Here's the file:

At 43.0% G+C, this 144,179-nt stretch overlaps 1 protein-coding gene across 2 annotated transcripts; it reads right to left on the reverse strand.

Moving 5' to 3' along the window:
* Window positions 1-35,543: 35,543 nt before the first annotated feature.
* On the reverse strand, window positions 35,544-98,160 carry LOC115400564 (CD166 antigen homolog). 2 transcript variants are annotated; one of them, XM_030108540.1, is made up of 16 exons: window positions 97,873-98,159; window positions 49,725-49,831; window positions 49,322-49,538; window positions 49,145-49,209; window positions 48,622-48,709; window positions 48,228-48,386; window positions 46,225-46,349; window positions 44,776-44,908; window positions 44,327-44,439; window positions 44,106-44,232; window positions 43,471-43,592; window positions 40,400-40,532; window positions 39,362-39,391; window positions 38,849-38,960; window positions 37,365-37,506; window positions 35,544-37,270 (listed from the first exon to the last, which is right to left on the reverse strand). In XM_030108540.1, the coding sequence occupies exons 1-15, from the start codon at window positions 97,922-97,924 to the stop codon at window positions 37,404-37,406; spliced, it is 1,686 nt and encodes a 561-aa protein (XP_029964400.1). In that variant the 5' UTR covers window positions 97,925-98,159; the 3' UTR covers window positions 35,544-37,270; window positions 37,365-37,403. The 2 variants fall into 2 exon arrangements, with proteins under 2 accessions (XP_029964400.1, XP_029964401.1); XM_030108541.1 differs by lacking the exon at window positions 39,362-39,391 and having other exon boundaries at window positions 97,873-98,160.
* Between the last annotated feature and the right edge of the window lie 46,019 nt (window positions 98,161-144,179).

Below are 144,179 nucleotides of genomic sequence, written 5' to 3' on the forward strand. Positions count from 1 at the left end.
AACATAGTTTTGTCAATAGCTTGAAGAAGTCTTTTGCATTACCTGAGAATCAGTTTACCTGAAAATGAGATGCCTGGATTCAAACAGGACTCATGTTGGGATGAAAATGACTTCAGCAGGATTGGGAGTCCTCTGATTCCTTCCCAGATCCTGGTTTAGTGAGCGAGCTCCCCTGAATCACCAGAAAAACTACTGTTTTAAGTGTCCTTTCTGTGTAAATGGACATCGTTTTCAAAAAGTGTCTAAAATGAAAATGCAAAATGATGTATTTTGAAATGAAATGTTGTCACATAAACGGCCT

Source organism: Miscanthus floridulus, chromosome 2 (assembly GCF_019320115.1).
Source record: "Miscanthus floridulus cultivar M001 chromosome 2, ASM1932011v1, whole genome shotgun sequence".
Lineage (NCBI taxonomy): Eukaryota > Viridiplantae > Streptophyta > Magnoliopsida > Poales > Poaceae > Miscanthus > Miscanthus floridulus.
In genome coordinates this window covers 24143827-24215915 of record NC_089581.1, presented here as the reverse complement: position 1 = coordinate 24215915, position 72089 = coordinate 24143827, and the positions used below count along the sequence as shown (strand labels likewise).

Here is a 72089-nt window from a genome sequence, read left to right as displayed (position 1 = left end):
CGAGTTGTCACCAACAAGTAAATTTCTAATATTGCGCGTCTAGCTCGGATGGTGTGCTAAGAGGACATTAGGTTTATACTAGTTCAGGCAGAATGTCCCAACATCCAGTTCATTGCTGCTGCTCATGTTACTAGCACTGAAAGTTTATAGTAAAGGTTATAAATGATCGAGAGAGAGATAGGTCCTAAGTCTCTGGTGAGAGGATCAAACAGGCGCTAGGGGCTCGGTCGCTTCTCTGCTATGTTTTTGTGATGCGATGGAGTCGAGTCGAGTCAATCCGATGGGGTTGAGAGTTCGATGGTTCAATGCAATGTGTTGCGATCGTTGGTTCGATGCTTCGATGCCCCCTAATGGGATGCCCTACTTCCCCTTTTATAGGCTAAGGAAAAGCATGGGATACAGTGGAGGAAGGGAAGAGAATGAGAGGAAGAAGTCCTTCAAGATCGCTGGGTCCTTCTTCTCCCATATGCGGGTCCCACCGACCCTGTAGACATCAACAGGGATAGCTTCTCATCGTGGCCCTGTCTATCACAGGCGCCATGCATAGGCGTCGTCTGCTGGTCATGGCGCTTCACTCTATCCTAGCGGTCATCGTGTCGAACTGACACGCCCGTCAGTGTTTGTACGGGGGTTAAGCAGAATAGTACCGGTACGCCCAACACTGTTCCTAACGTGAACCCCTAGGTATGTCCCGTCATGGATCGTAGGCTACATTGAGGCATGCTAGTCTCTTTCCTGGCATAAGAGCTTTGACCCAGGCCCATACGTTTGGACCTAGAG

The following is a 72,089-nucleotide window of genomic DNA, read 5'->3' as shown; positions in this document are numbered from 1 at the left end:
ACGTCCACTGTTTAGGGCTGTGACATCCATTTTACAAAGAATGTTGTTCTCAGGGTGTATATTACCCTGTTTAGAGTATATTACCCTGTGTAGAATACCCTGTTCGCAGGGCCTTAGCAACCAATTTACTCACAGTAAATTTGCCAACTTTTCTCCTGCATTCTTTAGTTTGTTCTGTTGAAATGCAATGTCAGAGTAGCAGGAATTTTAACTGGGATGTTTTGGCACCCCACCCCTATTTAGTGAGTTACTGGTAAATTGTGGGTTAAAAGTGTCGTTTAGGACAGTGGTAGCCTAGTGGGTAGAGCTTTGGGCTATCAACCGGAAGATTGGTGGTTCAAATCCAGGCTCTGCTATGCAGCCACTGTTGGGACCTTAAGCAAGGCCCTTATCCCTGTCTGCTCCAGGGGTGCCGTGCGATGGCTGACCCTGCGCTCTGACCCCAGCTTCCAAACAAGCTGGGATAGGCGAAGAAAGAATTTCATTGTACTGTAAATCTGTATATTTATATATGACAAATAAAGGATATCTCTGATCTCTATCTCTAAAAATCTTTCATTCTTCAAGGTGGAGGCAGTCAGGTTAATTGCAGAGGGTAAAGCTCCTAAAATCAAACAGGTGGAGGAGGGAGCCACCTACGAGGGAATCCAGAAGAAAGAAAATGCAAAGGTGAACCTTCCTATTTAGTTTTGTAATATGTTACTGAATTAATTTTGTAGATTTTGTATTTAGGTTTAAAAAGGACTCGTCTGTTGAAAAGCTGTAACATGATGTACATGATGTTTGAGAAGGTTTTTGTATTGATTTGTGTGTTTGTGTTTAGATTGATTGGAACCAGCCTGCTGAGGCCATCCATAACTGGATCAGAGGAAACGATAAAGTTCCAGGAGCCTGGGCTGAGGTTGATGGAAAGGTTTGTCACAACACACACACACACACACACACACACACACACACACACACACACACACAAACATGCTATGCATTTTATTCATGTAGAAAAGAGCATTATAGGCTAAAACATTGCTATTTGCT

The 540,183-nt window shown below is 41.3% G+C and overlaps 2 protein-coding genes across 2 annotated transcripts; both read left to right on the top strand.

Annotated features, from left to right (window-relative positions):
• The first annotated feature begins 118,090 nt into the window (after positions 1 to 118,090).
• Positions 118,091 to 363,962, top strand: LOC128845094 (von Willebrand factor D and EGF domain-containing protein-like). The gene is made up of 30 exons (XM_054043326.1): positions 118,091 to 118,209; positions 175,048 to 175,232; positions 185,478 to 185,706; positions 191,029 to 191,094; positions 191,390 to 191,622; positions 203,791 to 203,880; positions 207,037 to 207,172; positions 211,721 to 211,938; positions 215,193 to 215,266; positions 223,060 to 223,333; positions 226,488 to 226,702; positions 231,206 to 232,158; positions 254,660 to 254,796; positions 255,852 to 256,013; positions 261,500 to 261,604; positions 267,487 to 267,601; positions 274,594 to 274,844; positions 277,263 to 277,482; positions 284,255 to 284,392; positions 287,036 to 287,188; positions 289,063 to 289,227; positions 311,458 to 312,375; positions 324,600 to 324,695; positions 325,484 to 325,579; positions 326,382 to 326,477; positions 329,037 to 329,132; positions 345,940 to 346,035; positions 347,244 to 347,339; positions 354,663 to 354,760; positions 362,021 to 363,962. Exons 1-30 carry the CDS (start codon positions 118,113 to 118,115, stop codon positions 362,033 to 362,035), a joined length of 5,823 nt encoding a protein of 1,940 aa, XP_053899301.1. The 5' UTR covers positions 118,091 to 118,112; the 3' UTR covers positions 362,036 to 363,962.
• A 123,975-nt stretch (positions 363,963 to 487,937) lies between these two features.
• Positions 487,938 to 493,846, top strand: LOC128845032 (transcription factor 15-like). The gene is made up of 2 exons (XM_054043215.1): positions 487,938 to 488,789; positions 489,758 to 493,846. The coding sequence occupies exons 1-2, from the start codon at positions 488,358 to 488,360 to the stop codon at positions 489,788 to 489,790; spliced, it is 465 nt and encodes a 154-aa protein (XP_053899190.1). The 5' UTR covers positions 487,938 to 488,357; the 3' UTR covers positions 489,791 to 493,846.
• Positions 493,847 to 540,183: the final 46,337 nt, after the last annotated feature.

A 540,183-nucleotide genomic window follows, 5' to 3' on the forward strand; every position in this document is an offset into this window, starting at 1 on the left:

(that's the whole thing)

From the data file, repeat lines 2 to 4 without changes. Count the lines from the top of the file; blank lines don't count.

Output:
Moving 5' to 3' along the window:
* Window positions 1-35,543: 35,543 nt before the first annotated feature.
* On the reverse strand, window positions 35,544-98,160 carry LOC115400564 (CD166 antigen homolog). 2 transcript variants are annotated; one of them, XM_030108540.1, is made up of 16 exons: window positions 97,873-98,159; window positions 49,725-49,831; window positions 49,322-49,538; window positions 49,145-49,209; window positions 48,622-48,709; window positions 48,228-48,386; window positions 46,225-46,349; window positions 44,776-44,908; window positions 44,327-44,439; window positions 44,106-44,232; window positions 43,471-43,592; window positions 40,400-40,532; window positions 39,362-39,391; window positions 38,849-38,960; window positions 37,365-37,506; window positions 35,544-37,270 (listed from the first exon to the last, which is right to left on the reverse strand). In XM_030108540.1, the coding sequence occupies exons 1-15, from the start codon at window positions 97,922-97,924 to the stop codon at window positions 37,404-37,406; spliced, it is 1,686 nt and encodes a 561-aa protein (XP_029964400.1). In that variant the 5' UTR covers window positions 97,925-98,159; the 3' UTR covers window positions 35,544-37,270; window positions 37,365-37,403. The 2 variants fall into 2 exon arrangements, with proteins under 2 accessions (XP_029964400.1, XP_029964401.1); XM_030108541.1 differs by lacking the exon at window positions 39,362-39,391 and having other exon boundaries at window positions 97,873-98,160.